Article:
Mandy never had a real home, but was certain she’d find one for her new family
Mandy didn’t mind living in the flat. After all, young couples setting up a business don’t have money for houses with gardens; they were lucky the space over their shop was a decent size and just about habitable.
Their wedding presents helped a lot with that. As well as gifts of furnishings they were given offers of help with decorating, sewing, even carpentry.
“It looks so much better I hardly recognise the place,” she’d said when they’d unwrapped and positioned the gifts and cashed in the work offers.
“I’m sorry it’s not what you’re used to,” Leo replied. “But I promise it’s only temporary.”
She’d done her best to explain that although her dad’s rank in the army meant they’d always lived in nice houses, those too had always been temporary, so she was used to it.
“You know what I mean,” Leo said.
Mandy did. Mum hadn’t cooked on what was little more than a large camping stove, as she’d always had a proper hob and oven.
She hadn’t needed to go down the laundrette to wash and dry their clothes, as she’d always had a machine and somewhere to hang wet laundry.
That outside space had been a lot prettier than a customer car park too. The unsettling feeling of impermanence was exactly the same though.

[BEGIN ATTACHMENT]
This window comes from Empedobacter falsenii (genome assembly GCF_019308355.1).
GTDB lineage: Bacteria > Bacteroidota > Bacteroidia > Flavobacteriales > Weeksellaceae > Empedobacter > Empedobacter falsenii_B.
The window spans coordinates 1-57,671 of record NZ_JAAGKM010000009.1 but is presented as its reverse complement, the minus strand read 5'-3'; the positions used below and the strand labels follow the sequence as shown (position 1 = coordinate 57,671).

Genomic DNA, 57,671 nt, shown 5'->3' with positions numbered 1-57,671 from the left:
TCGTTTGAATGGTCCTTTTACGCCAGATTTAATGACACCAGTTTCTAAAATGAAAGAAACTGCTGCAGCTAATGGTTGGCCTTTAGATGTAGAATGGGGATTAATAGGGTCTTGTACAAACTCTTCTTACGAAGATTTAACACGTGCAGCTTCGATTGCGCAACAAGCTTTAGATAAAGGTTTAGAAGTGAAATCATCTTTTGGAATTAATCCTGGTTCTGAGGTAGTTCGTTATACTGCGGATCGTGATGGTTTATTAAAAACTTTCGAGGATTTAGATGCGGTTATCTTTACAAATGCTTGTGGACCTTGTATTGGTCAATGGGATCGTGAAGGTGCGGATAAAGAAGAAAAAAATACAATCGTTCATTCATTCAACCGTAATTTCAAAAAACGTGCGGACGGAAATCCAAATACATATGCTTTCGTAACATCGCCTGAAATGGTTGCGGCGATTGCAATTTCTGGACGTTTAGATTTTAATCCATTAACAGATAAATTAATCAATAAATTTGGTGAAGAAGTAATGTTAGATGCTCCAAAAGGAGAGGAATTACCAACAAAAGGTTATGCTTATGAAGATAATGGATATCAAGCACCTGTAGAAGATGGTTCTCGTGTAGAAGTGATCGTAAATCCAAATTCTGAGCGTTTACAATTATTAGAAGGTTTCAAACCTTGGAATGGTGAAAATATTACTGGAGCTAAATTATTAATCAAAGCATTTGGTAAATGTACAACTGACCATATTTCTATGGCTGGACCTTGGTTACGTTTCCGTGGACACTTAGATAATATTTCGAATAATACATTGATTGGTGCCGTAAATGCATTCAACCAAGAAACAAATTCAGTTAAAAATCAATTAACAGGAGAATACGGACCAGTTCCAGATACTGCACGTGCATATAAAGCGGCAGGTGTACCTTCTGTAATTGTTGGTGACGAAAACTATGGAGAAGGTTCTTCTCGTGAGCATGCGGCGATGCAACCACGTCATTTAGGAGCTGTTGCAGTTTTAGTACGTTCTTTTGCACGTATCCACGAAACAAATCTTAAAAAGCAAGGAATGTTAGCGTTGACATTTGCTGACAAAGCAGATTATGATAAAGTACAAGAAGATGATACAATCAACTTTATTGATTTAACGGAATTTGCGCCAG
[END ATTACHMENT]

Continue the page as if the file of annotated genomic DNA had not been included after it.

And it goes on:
Mandy grew up constantly on the move.
Maybe it wouldn’t have troubled her, had they not stayed put for three years from when she was eight.
They’d had a wonderful garden in that particular house, with a huge apple tree. Dad had made a simple swing which she’d loved.
Mandy had climbed into the tree, and put up a huge umbrella which she called a tree house. She’d watched the leaves sprout in spring, delighted in the plentiful but short-lived blossom, seen the fruits swell, then redden, giving out the sweet fragrance telling her they were ready to eat, and kicked through its falling leaves. She’d done that for three years.
In the fourth year they’d moved on when the apples were still hard and green. They’d timed the move for the school holidays for as little disruption as possible.
Mandy had of course known she was to move again. Knew she’d say goodbye to friends again.
“It’ll be a new school for everyone in your year,” Mum pointed out.